Shari'ah principles in finance


Islamic banking is a banking structure which is in accordance with Islamic practices and rules, known as Shari'ah. It is used with relevance to economics as explained by Islam. The Islamic law disallows the using of interest when providing or borrowing a loan. In Islam, interest is called riba or usuary. Also, it prohibits the investment of funds in those types of business activities that are inconsistent with the Islamic principles - Haraam. These principles were formally started to being applied to commercial banks in the 20th century. (Ayaz, 2009)

In order to manage risks effectively in Islamic banks, special attention is required. This is specially for the specific risks that the Islamic banks face because of the various different ways through which they make funds available - permissible Islamic modes of financing.

Risk Management in Islamic banking

In order to ensure proper banking systems, careful risk management practices are to be carried out by all banks. Since there are many different laws, the regulations for risk management in Islamic financial institutions have to be designed such that they could be implemented with harmony to the present international rules and principles and consistent with the Islamic principles of Shariah that are appropriate for Islamic Banks. (Cherrak, n.d)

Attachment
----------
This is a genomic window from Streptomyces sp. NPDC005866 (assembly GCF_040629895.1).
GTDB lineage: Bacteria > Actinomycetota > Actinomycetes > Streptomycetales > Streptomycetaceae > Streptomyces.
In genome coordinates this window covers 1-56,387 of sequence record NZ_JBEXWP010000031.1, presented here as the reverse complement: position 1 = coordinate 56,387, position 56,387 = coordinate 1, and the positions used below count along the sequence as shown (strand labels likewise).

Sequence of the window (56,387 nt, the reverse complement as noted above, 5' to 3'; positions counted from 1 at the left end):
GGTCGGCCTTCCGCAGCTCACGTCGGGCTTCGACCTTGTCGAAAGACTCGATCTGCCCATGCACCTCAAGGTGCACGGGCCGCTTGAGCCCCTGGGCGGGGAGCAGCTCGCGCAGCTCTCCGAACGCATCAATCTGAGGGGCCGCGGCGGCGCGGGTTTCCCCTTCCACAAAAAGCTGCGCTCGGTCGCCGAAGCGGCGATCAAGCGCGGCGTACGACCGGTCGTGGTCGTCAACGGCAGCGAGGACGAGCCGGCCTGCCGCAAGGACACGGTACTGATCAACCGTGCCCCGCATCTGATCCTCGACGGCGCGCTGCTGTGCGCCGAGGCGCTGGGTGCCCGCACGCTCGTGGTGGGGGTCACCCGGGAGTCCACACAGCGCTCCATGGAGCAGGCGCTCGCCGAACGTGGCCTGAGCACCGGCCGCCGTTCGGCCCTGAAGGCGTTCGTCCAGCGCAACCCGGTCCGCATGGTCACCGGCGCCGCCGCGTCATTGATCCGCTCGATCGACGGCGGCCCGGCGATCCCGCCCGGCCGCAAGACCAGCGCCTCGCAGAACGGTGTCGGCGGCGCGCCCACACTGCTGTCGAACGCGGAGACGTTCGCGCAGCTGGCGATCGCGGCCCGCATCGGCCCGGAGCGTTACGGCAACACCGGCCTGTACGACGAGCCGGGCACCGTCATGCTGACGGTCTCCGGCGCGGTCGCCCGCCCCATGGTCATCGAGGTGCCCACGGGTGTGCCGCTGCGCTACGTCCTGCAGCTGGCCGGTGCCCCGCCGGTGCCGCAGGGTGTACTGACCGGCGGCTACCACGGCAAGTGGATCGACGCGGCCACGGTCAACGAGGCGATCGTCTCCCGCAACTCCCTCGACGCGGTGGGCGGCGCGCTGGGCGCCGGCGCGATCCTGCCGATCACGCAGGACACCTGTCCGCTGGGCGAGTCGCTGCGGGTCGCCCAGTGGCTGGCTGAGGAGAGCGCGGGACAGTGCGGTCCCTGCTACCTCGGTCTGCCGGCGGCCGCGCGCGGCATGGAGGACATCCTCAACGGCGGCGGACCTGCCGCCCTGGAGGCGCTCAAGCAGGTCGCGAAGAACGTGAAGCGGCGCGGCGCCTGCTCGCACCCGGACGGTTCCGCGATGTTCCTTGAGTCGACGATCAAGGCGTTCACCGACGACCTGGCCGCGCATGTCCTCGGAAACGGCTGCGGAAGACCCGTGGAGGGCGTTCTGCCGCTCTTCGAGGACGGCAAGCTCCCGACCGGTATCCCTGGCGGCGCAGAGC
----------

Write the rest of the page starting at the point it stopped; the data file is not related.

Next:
The kinds of risks the Islamic Banking faces are similar to those found in the conventional banking system. These include Credit risk, Equity investment risk, Liquidity risk, operational risk, Shari'ah non compliance risk, Market risk and so on. (Beig, n.d)

Like any other risk, risks in the banking sector cause unanticipated losses which can be controlled by means of hedging. In the conventional banking system, risk is alienated from the instrument or asses, and then traded independently. This process leads to the practice of speculation and guesswork. However, in Islamic Banking, hedging is done on the basis of the assets and liabilities of the balance sheet that actually exist and are real. The transactions should not be unfair to anyone. (Alvi, 2009)

Special Risks faced by Islamic Banks